• Family and medical leave. The federal Family and Medical Leave Act (FMLA) requires employers with at least 50 employees to give eligible employees up to 12 weeks of unpaid time off per year for illness, caregiving, and bonding with a new child. While you are on FMLA leave, your employer must continue your group health benefits. You have the right to be reinstated when your leave is through. Some states have their own family and medical leave laws, but Utah isn’t one of them.
  • Military leave. The federal Uniformed Services Employment and Reemployment Rights Act (USERRA) requires employers to allow employees to take leave from work for federal or state military service or duty. Employers in Utah must allow employees who are members of the military reserves to take time off for active duty, active duty training, state active duty, or inactive duty training. Employees are entitled to be reinstated when they return from leave.
  • Military family leave. Under the FMLA, eligible employees may take up to 26 weeks off in a single year to care for a family member who was seriously injured on military duty.
  • Jury duty. Utah employers must also allow employees to take time off work for jury service. This leave is unpaid. Employees may not be required to use their paid leave (like vacation time) during jury duty.
  • Voting. Employers must give employees up to two hours off, with pay, to cast their ballots. Leave is not required if the employee has at least three consecutive hours off work while the polls are open.

Utah Laws on Workplace Safety and Injuries

In every state, including Utah, the federal Occupational Safety and Health Act requires employers to provide a safe workplace, free of known hazards. Employers must provide safe, healthy working conditions, including the necessary training and safety equipment for their industry.

Employees have the right to request an Occupational Safety and Health Administration (OSHA) inspection if they believe their employer has committed safety violations. It is illegal for employers to retaliate against employees who complain of unsafe or hazardous working conditions.

Most Utah employers are required to carry workers’ compensation insurance, which covers employees who suffer an on-the-job injury or illness. Workers’ comp pays you a percentage of your usual earnings while you are unable to work, pays for necessary medical treatment, and provides vocational rehabilitation and other benefits.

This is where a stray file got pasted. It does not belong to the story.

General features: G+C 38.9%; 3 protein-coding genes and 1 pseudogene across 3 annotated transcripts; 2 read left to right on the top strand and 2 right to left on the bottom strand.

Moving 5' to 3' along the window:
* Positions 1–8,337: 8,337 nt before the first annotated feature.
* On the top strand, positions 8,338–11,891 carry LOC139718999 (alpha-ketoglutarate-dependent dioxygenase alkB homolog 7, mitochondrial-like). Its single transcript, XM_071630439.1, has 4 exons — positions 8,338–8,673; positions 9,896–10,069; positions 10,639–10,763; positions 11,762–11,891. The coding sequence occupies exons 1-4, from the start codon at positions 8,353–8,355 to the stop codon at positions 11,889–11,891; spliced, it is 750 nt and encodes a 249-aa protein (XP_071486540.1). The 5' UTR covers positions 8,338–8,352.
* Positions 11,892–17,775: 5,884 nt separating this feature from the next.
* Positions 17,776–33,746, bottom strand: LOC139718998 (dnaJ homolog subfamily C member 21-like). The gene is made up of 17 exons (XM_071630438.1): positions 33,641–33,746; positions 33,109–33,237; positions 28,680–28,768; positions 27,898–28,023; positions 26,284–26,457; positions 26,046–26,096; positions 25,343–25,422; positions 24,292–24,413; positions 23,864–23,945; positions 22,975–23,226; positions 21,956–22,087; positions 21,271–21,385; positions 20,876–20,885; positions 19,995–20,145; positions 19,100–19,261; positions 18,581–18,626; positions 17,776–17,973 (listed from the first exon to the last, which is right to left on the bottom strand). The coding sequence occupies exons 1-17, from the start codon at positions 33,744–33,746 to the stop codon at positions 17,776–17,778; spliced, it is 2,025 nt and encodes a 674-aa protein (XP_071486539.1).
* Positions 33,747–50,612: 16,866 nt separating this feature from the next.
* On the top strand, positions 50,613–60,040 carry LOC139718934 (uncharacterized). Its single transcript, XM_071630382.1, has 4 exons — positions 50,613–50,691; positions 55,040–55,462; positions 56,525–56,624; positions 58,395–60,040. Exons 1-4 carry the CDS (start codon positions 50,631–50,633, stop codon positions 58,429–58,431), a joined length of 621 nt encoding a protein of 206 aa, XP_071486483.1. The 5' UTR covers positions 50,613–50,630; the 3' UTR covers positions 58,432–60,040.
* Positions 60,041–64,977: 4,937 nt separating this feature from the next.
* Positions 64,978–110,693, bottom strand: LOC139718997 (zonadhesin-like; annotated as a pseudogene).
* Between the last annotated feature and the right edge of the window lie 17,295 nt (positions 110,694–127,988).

Leaving Your Job in Utah

Utah employees generally work at will. This means they can be fired at any time, for any reason that is not illegal. However, even at-will employees may not be fired for reasons that are discriminatory or retaliatory. You may not be fired, for example, for raising concerns about discrimination, filing a claim for overtime, or making an OSHA complaint.

Unemployment and Insurance Benefits

If you are out of work through no fault of your own (that is, you were not fired for serious misconduct and you didn’t quit your job voluntarily), you may be eligible for unemployment benefits. To qualify, you must meet the state’s earning requirements, which include earning at least $3,300 in a one-year period before becoming unemployed. If you are eligible, you will receive a percentage of your previous earnings for 26 weeks while you are looking for a new job. Learn more about eligibility requirements, benefit amounts, job search requirements, and more (or file a claim for benefits online) at the website of the Utah Department of Workforce Services.

If you have group health benefits through your employer, you may have the right to continue your coverage after you leave your job (whether you quit or are laid off or fired). You will have to pay the full premium (including any portion your employer used to pay as an employment benefit), plus up to 2% of that amount for administrative costs. You can continue your benefits for up to 18 months; your spouse and other dependents may continue their benefits for 18 to 36 months, depending on the circumstances.

Talk to a Lawyer

As you can see, a variety of state and federal laws protect employees in Utah. If you believe your employer has violated your legal rights, you should speak to an experienced Utah employment lawyer. A lawyer can help you figure out whether you have legal claims against your employer and, if so, how best to pursue them.